Dutch researchers are trying to determine whether large-scale PV projects can be deployed on flood-control dikes across the Netherlands.
A 5 MW solar project has already been built on a dike near Groningen, but the researchers believe there is potential to build up to 2.9 GW of PV on such embankments.
The Dutch authorities are struggling to identify surfaces on which to deploy large-scale PV plants due to the limited availability of land. In recent years, research institutes and private companies across the densely populated country have tried to prove the feasibility of solar projects on surfaces that do not damage agricultural land, including rooftops, road noise barriers, onshore and offshore water surfaces, and bike lanes.
However, the country also has 3,500 km of dikes that could be used for PV. This is the goal of the Dutch Foundation for Applied Water Research (STOWA) and the Netherlands Organisation for Applied Scientific Research (TNO), which are working on a joint research project to determine how much PV can be installed on such surfaces, and at what economic and environmental cost.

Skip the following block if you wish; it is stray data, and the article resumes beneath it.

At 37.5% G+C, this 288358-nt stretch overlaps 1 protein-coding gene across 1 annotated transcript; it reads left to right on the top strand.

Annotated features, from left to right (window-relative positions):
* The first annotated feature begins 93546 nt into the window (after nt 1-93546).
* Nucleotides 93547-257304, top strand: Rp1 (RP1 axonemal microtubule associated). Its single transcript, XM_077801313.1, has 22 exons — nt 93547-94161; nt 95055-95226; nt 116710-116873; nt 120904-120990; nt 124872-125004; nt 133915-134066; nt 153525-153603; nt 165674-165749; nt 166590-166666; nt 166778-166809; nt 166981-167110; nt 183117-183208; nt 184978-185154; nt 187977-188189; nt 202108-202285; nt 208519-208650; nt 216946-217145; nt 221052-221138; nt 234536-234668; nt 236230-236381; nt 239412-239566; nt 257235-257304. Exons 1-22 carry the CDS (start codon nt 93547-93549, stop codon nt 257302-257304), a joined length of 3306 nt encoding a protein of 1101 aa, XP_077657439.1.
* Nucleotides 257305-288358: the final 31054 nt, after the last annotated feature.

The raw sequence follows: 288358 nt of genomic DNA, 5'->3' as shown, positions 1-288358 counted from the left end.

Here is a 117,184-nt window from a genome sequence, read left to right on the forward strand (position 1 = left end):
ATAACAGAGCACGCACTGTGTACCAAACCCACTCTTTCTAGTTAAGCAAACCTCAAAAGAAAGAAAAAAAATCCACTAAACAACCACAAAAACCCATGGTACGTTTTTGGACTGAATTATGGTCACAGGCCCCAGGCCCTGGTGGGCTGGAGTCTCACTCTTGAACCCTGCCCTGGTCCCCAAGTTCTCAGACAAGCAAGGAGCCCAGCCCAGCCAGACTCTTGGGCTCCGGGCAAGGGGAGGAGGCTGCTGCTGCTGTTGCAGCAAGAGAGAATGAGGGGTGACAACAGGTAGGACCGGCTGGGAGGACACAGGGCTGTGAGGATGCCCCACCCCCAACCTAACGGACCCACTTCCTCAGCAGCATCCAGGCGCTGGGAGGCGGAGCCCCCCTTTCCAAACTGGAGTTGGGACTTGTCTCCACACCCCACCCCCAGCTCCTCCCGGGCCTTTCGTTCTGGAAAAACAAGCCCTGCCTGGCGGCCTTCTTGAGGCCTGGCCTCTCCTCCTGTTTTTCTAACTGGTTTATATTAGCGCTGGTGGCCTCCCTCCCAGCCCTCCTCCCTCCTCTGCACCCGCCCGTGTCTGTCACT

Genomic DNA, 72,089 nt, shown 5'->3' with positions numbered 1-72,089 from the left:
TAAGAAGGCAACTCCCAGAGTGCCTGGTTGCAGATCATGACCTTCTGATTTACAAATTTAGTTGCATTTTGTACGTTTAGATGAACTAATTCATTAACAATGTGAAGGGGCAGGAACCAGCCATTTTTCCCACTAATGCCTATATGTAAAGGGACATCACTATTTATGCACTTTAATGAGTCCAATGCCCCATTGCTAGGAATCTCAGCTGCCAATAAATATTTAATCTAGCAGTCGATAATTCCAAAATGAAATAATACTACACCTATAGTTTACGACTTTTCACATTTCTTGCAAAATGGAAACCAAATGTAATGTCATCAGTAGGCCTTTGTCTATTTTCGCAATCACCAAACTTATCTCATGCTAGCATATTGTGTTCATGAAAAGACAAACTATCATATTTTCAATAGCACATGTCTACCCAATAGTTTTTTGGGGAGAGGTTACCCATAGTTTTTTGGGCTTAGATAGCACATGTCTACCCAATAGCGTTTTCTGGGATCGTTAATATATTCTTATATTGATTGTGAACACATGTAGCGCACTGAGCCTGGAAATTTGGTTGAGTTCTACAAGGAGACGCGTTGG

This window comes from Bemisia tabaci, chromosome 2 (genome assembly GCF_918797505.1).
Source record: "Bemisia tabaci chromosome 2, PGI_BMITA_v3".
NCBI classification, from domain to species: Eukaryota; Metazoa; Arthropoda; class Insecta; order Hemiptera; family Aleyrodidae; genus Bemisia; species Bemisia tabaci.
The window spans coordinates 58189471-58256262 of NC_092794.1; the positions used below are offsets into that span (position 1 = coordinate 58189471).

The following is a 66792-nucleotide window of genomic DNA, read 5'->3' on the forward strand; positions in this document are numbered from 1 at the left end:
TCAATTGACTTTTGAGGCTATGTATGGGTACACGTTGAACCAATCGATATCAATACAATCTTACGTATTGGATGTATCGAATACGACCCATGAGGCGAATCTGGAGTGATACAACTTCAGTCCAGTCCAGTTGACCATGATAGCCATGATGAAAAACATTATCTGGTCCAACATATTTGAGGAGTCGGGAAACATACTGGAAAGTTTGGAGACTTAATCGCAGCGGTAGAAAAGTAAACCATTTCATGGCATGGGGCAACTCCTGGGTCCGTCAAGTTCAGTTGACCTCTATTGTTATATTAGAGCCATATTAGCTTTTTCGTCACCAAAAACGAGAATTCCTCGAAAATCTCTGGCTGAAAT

Developers have already installed a 5 MW solar array on a dike near Groningen. “This dike has no water-barrier function anymore,” Maarten Dörenkämper, a researcher at TNO, told pv magazine.
The Dutch water authorities are currently reluctant to give permits for the construction of PV systems on dikes, however.
“The outcome of our research project should give the water authorities more tools to assess a permit application,” Dörenkämper said, noting that such projects would likely inject power into the grid. However, self consumption may also be considered, especially for water-pumping systems.
Dörenkämper said economic feasibility can be achieved. “This will depend on the specific location, where the project is planned,” he said.
PV systems may need to be constructed in ways that improve the original functionality of the dikes. That could present an attractive economic scenario, as dikes need to be regularly reinforced, regardless of solar PV development.
However, there are concerns about the technical feasibility of such plants. “There is concern about the grass mat, because a part of the light will be taken away,” Michelle Talsma, research manager at STOWA, told pv magazine. “There is also concern that during storms the ‘body of the dike’ will be damaged.” Read more …
The report was written by the editorial staff of “pv-magazine” (Emiliano Bellini) 2020 – the article may not be redistributed without permission!